I obtain the following question in this link.

enter image description here

I don't understand why the velocity at the bottom for the four slides are the same. I thought the velocity depends on the angle of inclination between slide and the floor. In other words, my answer is

$$v_D > v_A > v_B > v_C$$

Can anyone explain to me why all speeds are the same?

  • $\begingroup$ VtC voters: check the link, it is not homework. $\endgroup$
    – peterh
    Commented Aug 4, 2016 at 4:00
  • 1
    $\begingroup$ @peterh : You misunderstand the definition of "homework" on this site. Full title is "homework and exercises," which includes all questions of a "homework-like" nature, even if done for self-study. See meta.physics.stackexchange.com/questions/714 $\endgroup$ Commented Aug 4, 2016 at 9:45
  • $\begingroup$ @sammygerbil You are right. Although I think, maybe the homework (& exercises) policy could be softened on pragmatical reasons, ref1, ref2. $\endgroup$
    – peterh
    Commented Aug 4, 2016 at 15:57
  • $\begingroup$ @peterh : I agree, the policy should be revised, although I think it should not depend on whether the question has actually been set for homework - that would be too difficult to verify. I agree this question should be on topic. But according to the official policy I think it is not. If you want to change policy, get involved on the Physics Meta site. $\endgroup$ Commented Aug 4, 2016 at 16:19

1 Answer 1


First, the reason the child is moving at all is that the potential energy at the top is converted into kinetic energy at the bottom. If the initial height is $h$ and the mass of the child is $m$, we have a final speed $v$ of $$mgh=\frac{1}{2}mv^2\to v=\sqrt{2gh}$$ This is clearly independent of the path the child takes to get to the bottom, and so given that $h$ is the same in all cases, $v$ will also be the same. The child could be moving at a non-zero initial velocity, but this doesn't affect the result; the initial energy (and thus the final energy) will still be the same.

Also, the direction of velocity (a vector), though not the magnitude, depends on the angle of the slide; speed (a scalar) does not. Be careful that you don't confuse the two. The velocities are different; the speeds are the same.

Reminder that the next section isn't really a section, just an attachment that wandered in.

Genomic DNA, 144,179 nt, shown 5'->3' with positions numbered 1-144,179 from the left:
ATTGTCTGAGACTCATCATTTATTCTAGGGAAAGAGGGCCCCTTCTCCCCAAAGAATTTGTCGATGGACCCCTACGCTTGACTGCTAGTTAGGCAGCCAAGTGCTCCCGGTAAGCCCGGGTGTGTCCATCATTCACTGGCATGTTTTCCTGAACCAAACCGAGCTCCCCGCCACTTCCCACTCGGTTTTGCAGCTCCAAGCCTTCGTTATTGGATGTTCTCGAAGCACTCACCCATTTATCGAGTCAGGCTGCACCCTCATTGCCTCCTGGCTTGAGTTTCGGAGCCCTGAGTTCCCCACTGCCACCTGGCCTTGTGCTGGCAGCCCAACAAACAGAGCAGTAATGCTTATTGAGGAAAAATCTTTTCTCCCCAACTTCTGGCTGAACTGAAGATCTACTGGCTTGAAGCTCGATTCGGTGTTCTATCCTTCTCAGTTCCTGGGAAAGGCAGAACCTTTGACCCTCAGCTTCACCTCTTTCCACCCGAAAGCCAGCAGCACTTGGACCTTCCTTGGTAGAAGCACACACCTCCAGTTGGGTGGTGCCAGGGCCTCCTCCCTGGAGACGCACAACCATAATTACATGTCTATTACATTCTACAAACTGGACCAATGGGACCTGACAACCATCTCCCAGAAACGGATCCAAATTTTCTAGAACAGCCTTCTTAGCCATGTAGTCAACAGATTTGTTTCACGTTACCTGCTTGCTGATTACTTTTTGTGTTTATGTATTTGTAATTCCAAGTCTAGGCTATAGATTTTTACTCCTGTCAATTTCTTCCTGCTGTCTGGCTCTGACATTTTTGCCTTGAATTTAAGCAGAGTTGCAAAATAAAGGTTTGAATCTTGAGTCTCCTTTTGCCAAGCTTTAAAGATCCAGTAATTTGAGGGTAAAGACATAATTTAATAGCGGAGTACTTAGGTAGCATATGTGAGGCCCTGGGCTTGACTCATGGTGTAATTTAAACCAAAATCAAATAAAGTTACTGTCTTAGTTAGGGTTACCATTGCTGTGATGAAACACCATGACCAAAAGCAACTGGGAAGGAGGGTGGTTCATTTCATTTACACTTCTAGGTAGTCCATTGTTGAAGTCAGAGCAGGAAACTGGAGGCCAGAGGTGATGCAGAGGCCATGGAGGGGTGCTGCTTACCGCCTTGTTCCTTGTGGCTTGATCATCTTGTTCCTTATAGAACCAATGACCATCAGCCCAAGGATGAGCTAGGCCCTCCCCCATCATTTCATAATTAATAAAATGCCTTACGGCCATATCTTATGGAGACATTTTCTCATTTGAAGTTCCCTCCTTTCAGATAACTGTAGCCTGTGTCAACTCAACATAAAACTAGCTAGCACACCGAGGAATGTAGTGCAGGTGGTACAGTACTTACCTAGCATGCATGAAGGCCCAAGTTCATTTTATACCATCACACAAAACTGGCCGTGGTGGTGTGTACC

As Floris pointed out, friction could make a different if it existed, but we're assuming that the slides are ideal and frictionless. Friction depends on the normal force exerted on the child, which does depend on the angle of the slide; the work done by friction would reduce the energy. However, we don't have to worry about this here.

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    $\begingroup$ The key here is that it is a frictionless slide. That deserves emphasizing. Otherwise no quibbles, good answer. $\endgroup$
    – Floris
    Commented Aug 4, 2016 at 2:49
  • $\begingroup$ @Floris Good point; I added that. $\endgroup$
    – HDE 226868
    Commented Aug 4, 2016 at 2:52
  • $\begingroup$ @Floris Actually - surprisingly! - even if the slide has friction, the velocity at the bottom is the same in each case. $\endgroup$ Commented Aug 4, 2016 at 16:20
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    $\begingroup$ @sammygerbil only if the horizontal distance is the same - which it doesn't look like it is. $\endgroup$
    – Floris
    Commented Aug 4, 2016 at 16:21
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    $\begingroup$ @Floris : Ah yes, I couldn't remember exactly what the catch is! Of course, a vertical drop does no work against friction. A, C, D look the same, but not B. $\endgroup$ Commented Aug 4, 2016 at 16:26

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